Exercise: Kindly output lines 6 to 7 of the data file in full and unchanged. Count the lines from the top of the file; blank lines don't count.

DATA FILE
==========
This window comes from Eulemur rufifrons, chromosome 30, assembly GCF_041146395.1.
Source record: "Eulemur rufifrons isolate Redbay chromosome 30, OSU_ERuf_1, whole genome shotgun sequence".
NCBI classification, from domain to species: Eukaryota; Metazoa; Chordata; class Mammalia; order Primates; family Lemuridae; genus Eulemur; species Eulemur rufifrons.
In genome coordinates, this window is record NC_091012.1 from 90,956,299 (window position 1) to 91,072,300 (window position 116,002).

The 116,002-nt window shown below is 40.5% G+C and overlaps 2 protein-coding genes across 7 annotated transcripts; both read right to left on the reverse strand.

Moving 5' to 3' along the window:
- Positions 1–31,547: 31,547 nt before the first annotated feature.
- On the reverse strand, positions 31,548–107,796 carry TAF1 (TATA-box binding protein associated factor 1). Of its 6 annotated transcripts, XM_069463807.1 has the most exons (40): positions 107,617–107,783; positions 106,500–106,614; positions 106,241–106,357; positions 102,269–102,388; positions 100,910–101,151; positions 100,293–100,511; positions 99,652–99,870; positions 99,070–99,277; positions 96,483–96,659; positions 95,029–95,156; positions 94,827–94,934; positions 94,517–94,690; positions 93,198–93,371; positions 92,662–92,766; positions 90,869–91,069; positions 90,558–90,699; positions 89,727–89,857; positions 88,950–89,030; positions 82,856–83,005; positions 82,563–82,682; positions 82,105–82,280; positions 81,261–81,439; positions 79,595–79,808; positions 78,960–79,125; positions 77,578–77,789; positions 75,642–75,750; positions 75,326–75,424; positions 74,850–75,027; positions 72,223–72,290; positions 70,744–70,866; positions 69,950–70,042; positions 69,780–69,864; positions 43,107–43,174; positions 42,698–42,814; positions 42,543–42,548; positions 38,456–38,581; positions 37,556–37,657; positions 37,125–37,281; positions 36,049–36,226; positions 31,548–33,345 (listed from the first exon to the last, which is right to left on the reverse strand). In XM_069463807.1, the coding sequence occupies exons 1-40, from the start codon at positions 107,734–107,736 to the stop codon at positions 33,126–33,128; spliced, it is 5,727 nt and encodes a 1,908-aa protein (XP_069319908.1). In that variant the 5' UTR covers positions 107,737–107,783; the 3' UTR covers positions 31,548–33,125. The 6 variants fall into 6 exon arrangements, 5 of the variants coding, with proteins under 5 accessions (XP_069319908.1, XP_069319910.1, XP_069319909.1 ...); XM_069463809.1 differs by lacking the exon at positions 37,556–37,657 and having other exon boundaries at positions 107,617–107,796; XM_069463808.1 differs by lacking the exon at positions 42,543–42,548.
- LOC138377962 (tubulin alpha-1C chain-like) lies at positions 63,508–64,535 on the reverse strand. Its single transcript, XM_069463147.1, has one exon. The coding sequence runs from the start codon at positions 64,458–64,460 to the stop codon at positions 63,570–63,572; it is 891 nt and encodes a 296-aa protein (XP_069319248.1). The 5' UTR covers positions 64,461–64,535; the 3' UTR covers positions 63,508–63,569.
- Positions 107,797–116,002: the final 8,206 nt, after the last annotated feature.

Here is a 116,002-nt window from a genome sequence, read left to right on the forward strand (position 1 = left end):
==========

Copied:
Moving 5' to 3' along the window:
- Positions 1–31,547: 31,547 nt before the first annotated feature.